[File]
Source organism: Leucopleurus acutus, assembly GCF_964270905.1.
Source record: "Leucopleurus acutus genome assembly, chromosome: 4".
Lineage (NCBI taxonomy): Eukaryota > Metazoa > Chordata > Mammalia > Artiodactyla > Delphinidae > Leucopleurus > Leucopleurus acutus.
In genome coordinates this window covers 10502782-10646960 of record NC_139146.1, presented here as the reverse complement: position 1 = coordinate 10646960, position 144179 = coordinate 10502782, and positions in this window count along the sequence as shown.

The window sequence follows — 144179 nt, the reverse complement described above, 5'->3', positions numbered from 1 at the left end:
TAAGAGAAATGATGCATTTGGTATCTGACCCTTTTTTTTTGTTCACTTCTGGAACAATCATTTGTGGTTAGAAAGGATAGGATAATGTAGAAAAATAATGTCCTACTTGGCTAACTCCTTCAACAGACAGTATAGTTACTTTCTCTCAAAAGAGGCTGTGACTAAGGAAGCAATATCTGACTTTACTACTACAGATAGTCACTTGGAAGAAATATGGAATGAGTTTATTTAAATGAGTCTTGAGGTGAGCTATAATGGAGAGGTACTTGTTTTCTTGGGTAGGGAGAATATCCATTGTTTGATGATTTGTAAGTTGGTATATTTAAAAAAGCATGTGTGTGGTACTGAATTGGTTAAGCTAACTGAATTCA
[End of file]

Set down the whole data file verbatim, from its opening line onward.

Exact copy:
Source organism: Leucopleurus acutus, assembly GCF_964270905.1.
Source record: "Leucopleurus acutus genome assembly, chromosome: 4".
Lineage (NCBI taxonomy): Eukaryota > Metazoa > Chordata > Mammalia > Artiodactyla > Delphinidae > Leucopleurus > Leucopleurus acutus.
In genome coordinates this window covers 10502782-10646960 of record NC_139146.1, presented here as the reverse complement: position 1 = coordinate 10646960, position 144179 = coordinate 10502782, and positions in this window count along the sequence as shown.

The window sequence follows — 144179 nt, the reverse complement described above, 5'->3', positions numbered from 1 at the left end:
TAAGAGAAATGATGCATTTGGTATCTGACCCTTTTTTTTTGTTCACTTCTGGAACAATCATTTGTGGTTAGAAAGGATAGGATAATGTAGAAAAATAATGTCCTACTTGGCTAACTCCTTCAACAGACAGTATAGTTACTTTCTCTCAAAAGAGGCTGTGACTAAGGAAGCAATATCTGACTTTACTACTACAGATAGTCACTTGGAAGAAATATGGAATGAGTTTATTTAAATGAGTCTTGAGGTGAGCTATAATGGAGAGGTACTTGTTTTCTTGGGTAGGGAGAATATCCATTGTTTGATGATTTGTAAGTTGGTATATTTAAAAAAGCATGTGTGTGGTACTGAATTGGTTAAGCTAACTGAATTCA